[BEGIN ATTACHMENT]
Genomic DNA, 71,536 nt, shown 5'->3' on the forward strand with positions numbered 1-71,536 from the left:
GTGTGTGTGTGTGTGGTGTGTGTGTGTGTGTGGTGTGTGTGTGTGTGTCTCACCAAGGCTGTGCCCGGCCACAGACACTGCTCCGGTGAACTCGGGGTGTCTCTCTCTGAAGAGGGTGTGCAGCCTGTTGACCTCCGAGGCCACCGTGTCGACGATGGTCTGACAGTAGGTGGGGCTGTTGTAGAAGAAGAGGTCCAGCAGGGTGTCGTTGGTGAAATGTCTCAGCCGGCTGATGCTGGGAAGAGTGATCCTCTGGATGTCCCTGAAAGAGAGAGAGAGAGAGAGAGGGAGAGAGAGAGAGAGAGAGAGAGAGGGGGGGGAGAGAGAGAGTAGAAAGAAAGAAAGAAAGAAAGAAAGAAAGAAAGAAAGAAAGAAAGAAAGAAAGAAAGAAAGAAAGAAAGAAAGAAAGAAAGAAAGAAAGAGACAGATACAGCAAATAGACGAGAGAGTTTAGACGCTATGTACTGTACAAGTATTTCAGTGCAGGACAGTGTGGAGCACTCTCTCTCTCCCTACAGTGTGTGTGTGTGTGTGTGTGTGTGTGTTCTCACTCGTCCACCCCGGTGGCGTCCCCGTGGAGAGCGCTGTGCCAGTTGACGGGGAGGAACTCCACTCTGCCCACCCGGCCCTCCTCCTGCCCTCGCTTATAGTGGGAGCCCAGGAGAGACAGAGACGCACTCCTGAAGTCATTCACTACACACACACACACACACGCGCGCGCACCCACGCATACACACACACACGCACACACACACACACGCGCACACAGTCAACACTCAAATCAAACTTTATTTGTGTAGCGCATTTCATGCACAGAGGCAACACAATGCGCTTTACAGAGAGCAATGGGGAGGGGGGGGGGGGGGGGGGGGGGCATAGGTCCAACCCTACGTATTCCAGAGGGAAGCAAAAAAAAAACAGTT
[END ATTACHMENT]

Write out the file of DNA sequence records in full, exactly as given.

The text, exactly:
Genomic DNA, 71,536 nt, shown 5'->3' on the forward strand with positions numbered 1-71,536 from the left:
GTGTGTGTGTGTGTGGTGTGTGTGTGTGTGTGGTGTGTGTGTGTGTGTCTCACCAAGGCTGTGCCCGGCCACAGACACTGCTCCGGTGAACTCGGGGTGTCTCTCTCTGAAGAGGGTGTGCAGCCTGTTGACCTCCGAGGCCACCGTGTCGACGATGGTCTGACAGTAGGTGGGGCTGTTGTAGAAGAAGAGGTCCAGCAGGGTGTCGTTGGTGAAATGTCTCAGCCGGCTGATGCTGGGAAGAGTGATCCTCTGGATGTCCCTGAAAGAGAGAGAGAGAGAGAGAGGGAGAGAGAGAGAGAGAGAGAGAGAGGGGGGGGAGAGAGAGAGTAGAAAGAAAGAAAGAAAGAAAGAAAGAAAGAAAGAAAGAAAGAAAGAAAGAAAGAAAGAAAGAAAGAAAGAAAGAAAGAAAGAAAGAAAGAGACAGATACAGCAAATAGACGAGAGAGTTTAGACGCTATGTACTGTACAAGTATTTCAGTGCAGGACAGTGTGGAGCACTCTCTCTCTCCCTACAGTGTGTGTGTGTGTGTGTGTGTGTGTGTTCTCACTCGTCCACCCCGGTGGCGTCCCCGTGGAGAGCGCTGTGCCAGTTGACGGGGAGGAACTCCACTCTGCCCACCCGGCCCTCCTCCTGCCCTCGCTTATAGTGGGAGCCCAGGAGAGACAGAGACGCACTCCTGAAGTCATTCACTACACACACACACACACACGCGCGCGCACCCACGCATACACACACACACGCACACACACACACACGCGCACACAGTCAACACTCAAATCAAACTTTATTTGTGTAGCGCATTTCATGCACAGAGGCAACACAATGCGCTTTACAGAGAGCAATGGGGAGGGGGGGGGGGGGGGGGGGGGGCATAGGTCCAACCCTACGTATTCCAGAGGGAAGCAAAAAAAAAACAGTT